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Pronounced: Trans-e-sohf-ah-GE-al Eck-o-car-de-O-gra-fee
by Diana Kohnle
Echocardiography uses sound waves (ultrasound) to make images of the heart. In transesophageal echocardiography, the ultrasound probe is passed down the throat in the esophagus, or food pipe. The esophagus sits very close to the heart. This method allows for clearer images of the heart than other methods.
Reasons for Procedure
This test is done to look for problems of the heart, including:
Possible Complications TOP
Complications are rare, but no procedure is completely free of risk. You will be given light sedation for the procedure. Your doctor will review a list of possible complications, which may include:
You may be at higher risk for complications if you:
What to Expect TOP
Prior to Procedure
You will be given a mild sedative through an IV. You will be sleepy throughout the procedure. A topical anesthetic may also be applied to the back of the throat. This will numb the throat.
Description of the Procedure
You will be asked to lie on your side in a hospital gown. The ultrasound probe will be slid down your throat and into the esophagus until it is near the heart. The device will create active images of the heart. When the imaging is done, the probe will be taken out.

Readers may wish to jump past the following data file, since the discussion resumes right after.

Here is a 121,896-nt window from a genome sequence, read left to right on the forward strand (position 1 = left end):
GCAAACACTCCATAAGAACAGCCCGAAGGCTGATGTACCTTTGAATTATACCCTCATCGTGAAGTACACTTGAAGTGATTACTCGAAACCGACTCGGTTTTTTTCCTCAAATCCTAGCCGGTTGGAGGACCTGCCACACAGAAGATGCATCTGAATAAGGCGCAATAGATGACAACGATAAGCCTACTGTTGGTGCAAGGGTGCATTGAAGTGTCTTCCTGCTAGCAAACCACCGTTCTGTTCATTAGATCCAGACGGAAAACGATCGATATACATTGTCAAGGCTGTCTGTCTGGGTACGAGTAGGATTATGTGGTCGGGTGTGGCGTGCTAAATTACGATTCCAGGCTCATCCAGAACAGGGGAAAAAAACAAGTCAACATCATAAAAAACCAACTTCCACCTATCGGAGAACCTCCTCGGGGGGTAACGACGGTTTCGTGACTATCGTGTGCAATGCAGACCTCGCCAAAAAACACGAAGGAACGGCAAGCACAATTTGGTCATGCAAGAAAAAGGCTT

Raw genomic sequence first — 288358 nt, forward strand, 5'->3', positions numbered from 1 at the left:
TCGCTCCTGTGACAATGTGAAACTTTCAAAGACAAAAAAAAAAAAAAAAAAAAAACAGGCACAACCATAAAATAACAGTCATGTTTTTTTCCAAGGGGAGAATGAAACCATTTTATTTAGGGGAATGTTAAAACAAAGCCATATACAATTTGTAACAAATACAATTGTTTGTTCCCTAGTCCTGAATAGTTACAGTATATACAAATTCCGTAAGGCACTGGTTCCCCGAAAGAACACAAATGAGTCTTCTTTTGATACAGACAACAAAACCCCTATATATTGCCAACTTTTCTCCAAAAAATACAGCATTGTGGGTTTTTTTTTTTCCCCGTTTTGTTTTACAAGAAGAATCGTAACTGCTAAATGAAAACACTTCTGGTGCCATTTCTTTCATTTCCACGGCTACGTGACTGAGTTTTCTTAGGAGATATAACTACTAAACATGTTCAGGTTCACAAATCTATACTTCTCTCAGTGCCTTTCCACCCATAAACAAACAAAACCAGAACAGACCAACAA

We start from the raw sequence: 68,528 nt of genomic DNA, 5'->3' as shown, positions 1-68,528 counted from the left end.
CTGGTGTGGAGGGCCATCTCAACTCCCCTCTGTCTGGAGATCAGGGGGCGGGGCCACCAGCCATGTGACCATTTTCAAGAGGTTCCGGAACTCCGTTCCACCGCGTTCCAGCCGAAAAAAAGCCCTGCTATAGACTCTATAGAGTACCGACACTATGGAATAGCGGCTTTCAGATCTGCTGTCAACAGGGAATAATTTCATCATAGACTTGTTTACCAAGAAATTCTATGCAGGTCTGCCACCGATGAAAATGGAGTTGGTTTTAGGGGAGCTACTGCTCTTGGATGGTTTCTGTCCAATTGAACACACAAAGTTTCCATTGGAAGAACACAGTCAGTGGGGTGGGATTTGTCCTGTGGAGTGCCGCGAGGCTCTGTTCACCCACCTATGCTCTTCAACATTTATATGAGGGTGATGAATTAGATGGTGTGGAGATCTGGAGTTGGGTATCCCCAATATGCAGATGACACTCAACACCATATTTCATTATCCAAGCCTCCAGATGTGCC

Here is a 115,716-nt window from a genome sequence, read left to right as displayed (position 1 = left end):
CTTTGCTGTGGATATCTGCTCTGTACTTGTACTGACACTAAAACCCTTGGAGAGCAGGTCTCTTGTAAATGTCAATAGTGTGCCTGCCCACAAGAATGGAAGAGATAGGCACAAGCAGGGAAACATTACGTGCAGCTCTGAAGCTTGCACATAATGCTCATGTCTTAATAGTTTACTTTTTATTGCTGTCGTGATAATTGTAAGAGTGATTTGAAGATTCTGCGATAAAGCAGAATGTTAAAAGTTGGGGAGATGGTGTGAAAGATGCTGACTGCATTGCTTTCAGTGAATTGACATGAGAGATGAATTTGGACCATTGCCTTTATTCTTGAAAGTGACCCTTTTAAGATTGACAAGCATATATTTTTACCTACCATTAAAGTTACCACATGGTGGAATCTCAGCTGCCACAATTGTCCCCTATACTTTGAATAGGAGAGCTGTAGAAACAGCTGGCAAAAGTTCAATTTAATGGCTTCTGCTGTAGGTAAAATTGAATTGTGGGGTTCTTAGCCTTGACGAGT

How Long Will It Take?
Will It Hurt?
There may be some mild discomfort during the procedure. Most patients sleep through the procedure and remember very little of it. Your throat may be sore for a few days.
You will need a ride home from the procedure. Do not eat or drink until the numbness in your throat wears off. This will keep you from inhaling food or drink into the lungs. Be sure to follow your doctor’s instructions.
Talk to your doctor about the results of the test.
Call Your Doctor TOP
After arriving home, contact your doctor if any of the following occurs:
In case of an emergency, call for medical help right away.
American Heart Association
Centers for Disease Control and Prevention
Public Health Agency of Canada
Griffin BP, Topol EJ. Manual of Cardiovascular Medicine . 2nd ed. Philadelphia, PA: Lippincott Williams & Willkins; 2004.
Niedermeyer J, Daniel WG. Value of transesophageal echocardiography in diagnosis of diseases of native heart valves. Herz . 1993;18(6):329-340.
Pascoe RD, Oh JK, Warnes CA, Danielson GK, Tajik AJ, Seward JB. Diagnosis of sinus venosus atrial septal defect With transesophageal echocardiography. Circulation . 1996;94:1049-1055.
Last reviewed November 2012 by Michael J. Fucci, DO
Last Updated: 11/26/2012